Bird strike ruled out as crash cause

Bird strike ruled out as crash cause

 

Bird strike unlikely cause of Locatelli crash

By Matthew Birt -

MotoGP

 27 March 2007 17:14

Investigations into the horror crash that left former world 125 champion Roberto Locatelli seriously injured at last weekend’s Spanish GP have ruled out a bird strike as a possible cause.

Extensive studies of video footage of the incident at Jerez have proven ‘inconclusive’, according to MotoGP Race Director Paul Butler.

Butler ruled out the bird strike theory after it emerged high definition footage of the incident in Saturday’s second 250 free practice session apparently showed Locatelli striking an object before he suddenly veered off track to smash head on into a tyre wall.

Butler told MCN: “I didn’t see that and I couldn’t see it from where I was in terms of the video footage we’d got. All you could see was his left foot was off the footrest. Somebody saw some high definition video – the same shot – but on a different screen that indicated there might have been a bird struck him on the leg but I didn’t see it myself and I couldn’t see it on the screens that I had available. As many times as you run the video footage you can’t come to any clear conclusion.”

Butler confirmed to MCN that Hannspree Honda rider Toni Elias – who finished fourth in Sunday’s Spanish GP – had struck a bird during the MotoGP free practice session held shortly before Locatelli’s crash occurred.

“There was a bird strike earlier on Saturday with Elias but on a different part of the track, so you could say there were birds about, no doubt about that. We actually had a partridge squatting by the track at one stage during the event. But if it was a bird that struck him I wouldn’t have thought it would have caused him to veer left as sharply as he did, “said Butler, who said there was no evidence of a bird strike in the wreckage of Locatelli’s bike.

“There were no feathers or anything that remained in the wreck and Technical Director Mike Webb did a thorough examination of the wreck. Obviously it is very, very hard to deduce what is cause and what is consequence because the whole of the left side of the bike was pretty much wiped out anyway, “added Butler.

Butler said he had never seen anything like Locatelli’s crash in a motorsport career spanning nearly 40 years.

Puzzling to Butler and Locatelli’s Gilera squad is that that he made no attempt to avoid accident with data showing he didn’t try and counter steer and no brake pressure was applied.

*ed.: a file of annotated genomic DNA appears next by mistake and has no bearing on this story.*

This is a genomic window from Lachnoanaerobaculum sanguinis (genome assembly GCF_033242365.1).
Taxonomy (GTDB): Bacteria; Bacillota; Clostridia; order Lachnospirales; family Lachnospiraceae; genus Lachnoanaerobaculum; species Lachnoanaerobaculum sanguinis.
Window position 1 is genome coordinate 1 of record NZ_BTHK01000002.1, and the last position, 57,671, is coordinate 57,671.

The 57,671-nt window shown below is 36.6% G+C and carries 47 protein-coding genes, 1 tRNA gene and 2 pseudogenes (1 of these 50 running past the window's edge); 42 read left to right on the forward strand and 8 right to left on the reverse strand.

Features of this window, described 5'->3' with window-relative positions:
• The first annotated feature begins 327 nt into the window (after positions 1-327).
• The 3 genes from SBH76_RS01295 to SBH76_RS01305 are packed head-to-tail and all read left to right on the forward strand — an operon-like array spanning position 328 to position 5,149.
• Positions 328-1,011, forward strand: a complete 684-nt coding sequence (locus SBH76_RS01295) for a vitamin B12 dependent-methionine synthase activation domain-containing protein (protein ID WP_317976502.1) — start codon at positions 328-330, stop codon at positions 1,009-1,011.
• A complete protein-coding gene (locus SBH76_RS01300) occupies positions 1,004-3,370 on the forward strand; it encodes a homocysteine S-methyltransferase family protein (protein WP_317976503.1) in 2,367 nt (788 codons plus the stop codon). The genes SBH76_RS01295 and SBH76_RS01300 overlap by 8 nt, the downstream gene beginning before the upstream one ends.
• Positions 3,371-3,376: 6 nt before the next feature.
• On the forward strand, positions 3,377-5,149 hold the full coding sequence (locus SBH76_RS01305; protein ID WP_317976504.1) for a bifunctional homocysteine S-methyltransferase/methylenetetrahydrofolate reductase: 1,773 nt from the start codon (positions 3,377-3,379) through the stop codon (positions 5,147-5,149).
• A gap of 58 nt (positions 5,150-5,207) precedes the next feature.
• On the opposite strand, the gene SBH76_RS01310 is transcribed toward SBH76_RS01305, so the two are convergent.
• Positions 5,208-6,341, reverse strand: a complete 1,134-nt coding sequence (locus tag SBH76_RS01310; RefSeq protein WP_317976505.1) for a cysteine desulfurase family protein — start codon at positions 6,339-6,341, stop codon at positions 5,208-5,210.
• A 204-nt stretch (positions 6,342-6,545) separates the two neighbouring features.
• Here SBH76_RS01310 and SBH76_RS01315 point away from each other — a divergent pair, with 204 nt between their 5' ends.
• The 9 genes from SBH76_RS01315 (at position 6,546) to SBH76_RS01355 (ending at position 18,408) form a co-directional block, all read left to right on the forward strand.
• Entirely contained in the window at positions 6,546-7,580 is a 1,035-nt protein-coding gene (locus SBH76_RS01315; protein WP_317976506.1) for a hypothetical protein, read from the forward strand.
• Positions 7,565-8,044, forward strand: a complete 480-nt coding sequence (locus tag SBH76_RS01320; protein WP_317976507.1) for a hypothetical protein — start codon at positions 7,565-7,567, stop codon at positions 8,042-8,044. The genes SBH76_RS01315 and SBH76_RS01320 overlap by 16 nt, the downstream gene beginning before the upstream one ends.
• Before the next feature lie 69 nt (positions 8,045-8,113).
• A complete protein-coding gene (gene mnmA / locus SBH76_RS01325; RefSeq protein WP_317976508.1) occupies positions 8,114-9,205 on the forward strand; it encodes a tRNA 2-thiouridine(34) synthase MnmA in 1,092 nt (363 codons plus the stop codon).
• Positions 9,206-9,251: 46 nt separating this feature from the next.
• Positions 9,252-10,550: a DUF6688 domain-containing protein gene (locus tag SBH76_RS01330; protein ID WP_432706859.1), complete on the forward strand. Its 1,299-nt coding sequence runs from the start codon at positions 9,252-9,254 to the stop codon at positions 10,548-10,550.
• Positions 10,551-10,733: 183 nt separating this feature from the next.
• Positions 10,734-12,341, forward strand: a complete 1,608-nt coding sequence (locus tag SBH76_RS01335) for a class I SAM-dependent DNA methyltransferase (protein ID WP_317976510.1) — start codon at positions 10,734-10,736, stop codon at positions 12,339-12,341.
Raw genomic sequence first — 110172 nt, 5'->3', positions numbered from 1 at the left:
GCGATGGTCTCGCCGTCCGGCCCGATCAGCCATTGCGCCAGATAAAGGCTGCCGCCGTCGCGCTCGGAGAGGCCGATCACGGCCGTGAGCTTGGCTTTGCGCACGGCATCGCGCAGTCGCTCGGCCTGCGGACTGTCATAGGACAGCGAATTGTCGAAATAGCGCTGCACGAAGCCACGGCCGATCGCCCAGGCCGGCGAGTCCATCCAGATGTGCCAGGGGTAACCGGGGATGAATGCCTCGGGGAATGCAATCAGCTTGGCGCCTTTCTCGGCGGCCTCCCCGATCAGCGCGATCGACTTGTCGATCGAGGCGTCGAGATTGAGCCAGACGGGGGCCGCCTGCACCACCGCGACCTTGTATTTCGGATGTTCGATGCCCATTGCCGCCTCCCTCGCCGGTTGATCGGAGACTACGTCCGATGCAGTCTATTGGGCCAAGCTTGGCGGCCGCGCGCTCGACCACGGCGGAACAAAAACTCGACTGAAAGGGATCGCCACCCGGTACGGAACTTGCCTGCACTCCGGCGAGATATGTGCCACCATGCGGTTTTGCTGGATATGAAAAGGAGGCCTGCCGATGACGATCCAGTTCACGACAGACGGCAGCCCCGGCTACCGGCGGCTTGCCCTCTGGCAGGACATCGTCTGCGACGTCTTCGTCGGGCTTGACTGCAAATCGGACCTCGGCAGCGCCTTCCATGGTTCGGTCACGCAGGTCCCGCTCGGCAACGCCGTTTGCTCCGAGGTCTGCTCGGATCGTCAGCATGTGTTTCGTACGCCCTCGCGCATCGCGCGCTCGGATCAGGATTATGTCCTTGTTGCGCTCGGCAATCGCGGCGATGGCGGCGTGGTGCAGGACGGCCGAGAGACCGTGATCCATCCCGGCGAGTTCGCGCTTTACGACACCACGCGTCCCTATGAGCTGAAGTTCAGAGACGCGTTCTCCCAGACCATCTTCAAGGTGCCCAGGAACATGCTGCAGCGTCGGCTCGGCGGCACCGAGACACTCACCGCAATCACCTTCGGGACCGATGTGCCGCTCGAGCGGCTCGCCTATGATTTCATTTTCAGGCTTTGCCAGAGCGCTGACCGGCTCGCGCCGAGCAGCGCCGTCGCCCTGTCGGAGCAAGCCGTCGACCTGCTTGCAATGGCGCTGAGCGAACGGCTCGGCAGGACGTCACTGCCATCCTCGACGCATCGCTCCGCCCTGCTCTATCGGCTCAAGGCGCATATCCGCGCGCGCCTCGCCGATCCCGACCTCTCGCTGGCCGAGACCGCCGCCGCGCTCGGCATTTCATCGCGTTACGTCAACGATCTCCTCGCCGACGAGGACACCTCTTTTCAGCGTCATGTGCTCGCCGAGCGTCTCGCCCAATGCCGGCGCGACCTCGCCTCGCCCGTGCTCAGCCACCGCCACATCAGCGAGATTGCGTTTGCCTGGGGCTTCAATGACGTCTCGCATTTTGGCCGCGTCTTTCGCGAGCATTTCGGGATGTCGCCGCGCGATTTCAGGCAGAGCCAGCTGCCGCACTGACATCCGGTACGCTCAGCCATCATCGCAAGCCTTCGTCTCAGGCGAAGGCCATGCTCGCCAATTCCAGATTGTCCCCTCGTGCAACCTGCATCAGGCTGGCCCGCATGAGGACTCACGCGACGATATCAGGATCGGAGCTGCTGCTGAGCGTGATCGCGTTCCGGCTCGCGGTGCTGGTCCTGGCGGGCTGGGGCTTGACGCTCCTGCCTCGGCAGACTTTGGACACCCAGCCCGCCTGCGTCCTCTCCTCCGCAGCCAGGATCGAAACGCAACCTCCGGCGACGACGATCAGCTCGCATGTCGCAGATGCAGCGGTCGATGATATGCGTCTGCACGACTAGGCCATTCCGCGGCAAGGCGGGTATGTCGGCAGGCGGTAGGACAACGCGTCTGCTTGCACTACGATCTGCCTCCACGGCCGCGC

Butler said: “It’s really strange. Dr (Claudio) Costa has got a theory that the trauma of the ankle could have been caused by the foot getting trapped under the bike, and subsequently that could have caused him to lose control. But I very much doubt that because in my experience with riders they can suffer horrendous injuries and still don’t lose the ability to ride or steer. It’s inexplicable. The only conclusion really is that we have top hope that Roberto will be able to tell us what happened. The trajectory was totally unusual and I have never seen anything like that before. The initial thought was that something had locked up or a handlebar had broken because you normally react vigorously to regain control. I suppose a footrest or handlebar breaking would be enough, but even then the whole body language was strange. You can’t possibly tell from the fact that there is a lack of a footrest and a lack of a handlebar whether it happened before or after. They looked like consequences of the accident. It was like he was almost unconscious. That’s a dramatic way of putting it but there was no obvious body language of any resistance to the sudden change of trajectory which is sort of odd.”

Butler said there was nothing to suggest that Locatelli had blacked out moments before he lost control after lengthy discussions with doctors from the Clinica Mobile and Jerez circuit medical centre.

He added: “There is nothing to suggest that at all, absolutely not.”

The crash left the Gilera rider with serious multiple injuries including a compound fracture to his left ankle and severe facial injuries that will require major reconstructive surgery.

Data meticulously studied by his Gilera crew showed no evidence of mechanical failure, though data-logging confirmed Locatelli was doing 86.99mph when he inexplicably veered off track as he accelerated towards the Alex Criville Corner.

He hit the trackside tyre wall with such velocity that he was bounced back onto the track.

Locatelli is due to return to Italy today.